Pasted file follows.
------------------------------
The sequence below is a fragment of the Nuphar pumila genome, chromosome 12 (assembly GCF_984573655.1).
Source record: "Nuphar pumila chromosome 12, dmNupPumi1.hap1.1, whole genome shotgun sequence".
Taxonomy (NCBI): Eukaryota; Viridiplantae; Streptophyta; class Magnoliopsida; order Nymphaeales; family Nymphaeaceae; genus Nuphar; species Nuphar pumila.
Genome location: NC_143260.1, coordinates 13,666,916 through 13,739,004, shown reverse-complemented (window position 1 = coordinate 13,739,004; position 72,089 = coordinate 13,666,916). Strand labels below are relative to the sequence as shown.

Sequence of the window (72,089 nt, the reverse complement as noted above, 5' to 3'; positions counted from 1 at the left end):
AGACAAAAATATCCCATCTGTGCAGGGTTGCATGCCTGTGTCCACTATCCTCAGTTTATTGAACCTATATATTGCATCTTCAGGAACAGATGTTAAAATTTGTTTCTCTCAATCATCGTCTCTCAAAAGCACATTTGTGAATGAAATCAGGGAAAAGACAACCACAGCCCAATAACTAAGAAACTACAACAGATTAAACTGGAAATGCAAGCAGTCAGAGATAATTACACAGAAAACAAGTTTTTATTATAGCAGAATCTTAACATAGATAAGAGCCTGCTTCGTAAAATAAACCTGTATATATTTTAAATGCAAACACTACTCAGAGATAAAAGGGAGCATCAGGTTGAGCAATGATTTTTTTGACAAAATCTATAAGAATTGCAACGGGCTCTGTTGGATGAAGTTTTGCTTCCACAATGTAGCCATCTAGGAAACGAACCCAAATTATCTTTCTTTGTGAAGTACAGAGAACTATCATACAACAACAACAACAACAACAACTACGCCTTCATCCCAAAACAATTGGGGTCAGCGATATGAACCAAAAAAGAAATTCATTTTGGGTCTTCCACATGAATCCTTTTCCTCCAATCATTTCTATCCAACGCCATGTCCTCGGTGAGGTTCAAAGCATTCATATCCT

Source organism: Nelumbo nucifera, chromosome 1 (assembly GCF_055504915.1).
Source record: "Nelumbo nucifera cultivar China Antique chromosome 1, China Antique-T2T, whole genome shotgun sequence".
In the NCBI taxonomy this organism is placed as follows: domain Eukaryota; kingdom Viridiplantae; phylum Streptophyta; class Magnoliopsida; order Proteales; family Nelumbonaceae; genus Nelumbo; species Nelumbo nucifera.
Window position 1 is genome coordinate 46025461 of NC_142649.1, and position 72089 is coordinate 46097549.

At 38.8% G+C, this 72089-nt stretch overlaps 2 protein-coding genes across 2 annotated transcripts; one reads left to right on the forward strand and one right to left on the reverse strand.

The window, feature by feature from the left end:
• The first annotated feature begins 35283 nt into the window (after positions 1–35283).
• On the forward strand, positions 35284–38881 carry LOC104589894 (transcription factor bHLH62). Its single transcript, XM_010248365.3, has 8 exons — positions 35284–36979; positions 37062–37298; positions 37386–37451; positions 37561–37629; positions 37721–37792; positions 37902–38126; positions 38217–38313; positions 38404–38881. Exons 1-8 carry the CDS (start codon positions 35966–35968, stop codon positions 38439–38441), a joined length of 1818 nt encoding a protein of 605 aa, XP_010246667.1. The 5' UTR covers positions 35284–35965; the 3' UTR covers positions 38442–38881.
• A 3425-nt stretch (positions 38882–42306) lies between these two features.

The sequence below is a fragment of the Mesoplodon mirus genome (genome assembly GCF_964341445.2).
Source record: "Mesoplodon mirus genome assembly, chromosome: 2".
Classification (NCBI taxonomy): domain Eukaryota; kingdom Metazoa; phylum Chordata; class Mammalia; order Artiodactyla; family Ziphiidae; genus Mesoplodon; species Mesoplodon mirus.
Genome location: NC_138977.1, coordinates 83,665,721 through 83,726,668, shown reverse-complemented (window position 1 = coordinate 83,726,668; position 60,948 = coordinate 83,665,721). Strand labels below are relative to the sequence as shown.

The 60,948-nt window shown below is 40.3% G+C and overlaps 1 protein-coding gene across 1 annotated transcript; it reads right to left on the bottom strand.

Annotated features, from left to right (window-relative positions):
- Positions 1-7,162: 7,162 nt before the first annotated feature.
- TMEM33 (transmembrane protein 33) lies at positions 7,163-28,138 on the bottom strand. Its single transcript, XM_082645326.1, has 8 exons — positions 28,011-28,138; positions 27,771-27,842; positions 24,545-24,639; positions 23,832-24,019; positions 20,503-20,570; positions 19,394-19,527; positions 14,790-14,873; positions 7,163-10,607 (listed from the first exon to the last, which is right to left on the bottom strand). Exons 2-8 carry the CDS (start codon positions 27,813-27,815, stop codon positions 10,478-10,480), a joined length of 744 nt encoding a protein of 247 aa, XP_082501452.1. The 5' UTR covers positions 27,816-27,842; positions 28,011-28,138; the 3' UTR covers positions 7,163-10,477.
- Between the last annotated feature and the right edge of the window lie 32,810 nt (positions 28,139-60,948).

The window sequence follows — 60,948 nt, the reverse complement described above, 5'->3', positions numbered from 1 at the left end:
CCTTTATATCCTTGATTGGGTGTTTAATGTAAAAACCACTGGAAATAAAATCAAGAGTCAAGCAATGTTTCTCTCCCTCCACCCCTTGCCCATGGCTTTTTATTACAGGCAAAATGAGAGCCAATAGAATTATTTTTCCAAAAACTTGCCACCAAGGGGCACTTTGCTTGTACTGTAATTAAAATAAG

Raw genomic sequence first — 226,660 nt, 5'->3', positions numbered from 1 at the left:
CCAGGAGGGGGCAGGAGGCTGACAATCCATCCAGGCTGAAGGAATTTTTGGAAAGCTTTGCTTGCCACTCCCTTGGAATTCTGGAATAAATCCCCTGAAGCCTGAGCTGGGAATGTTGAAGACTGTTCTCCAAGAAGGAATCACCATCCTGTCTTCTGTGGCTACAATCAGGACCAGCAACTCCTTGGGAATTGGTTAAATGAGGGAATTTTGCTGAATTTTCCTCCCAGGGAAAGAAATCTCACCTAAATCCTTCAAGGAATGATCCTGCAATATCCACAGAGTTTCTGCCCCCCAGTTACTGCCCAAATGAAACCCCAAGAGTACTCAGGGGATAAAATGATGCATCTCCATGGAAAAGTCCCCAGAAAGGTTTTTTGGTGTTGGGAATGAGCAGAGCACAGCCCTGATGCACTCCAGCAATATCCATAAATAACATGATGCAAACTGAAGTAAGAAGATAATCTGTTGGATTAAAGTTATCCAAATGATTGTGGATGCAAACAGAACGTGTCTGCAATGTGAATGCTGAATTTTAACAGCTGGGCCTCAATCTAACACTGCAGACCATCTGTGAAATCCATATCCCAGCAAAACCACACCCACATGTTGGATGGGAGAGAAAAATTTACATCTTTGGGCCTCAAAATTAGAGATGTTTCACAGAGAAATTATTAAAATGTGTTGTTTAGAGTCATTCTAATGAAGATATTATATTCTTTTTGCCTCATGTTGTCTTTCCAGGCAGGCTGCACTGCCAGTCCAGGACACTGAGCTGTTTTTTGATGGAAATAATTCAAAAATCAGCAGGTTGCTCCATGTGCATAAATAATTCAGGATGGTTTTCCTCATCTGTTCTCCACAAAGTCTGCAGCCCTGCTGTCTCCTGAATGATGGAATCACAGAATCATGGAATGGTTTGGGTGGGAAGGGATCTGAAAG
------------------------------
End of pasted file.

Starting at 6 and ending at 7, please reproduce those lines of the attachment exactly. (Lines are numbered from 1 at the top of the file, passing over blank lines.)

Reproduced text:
AGACAAAAATATCCCATCTGTGCAGGGTTGCATGCCTGTGTCCACTATCCTCAGTTTATTGAACCTATATATTGCATCTTCAGGAACAGATGTTAAAATTTGTTTCTCTCAATCATCGTCTCTCAAAAGCACATTTGTGAATGAAATCAGGGAAAAGACAACCACAGCCCAATAACTAAGAAACTACAACAGATTAAACTGGAAATGCAAGCAGTCAGAGATAATTACACAGAAAACAAGTTTTTATTATAGCAGAATCTTAACATAGATAAGAGCCTGCTTCGTAAAATAAACCTGTATATATTTTAAATGCAAACACTACTCAGAGATAAAAGGGAGCATCAGGTTGAGCAATGATTTTTTTGACAAAATCTATAAGAATTGCAACGGGCTCTGTTGGATGAAGTTTTGCTTCCACAATGTAGCCATCTAGGAAACGAACCCAAATTATCTTTCTTTGTGAAGTACAGAGAACTATCATACAACAACAACAACAACAACAACTACGCCTTCATCCCAAAACAATTGGGGTCAGCGATATGAACCAAAAAAGAAATTCATTTTGGGTCTTCCACATGAATCCTTTTCCTCCAATCATTTCTATCCAACGCCATGTCCTCGGTGAGGTTCAAAGCATTCATATCCT

Source organism: Nelumbo nucifera, chromosome 1 (assembly GCF_055504915.1).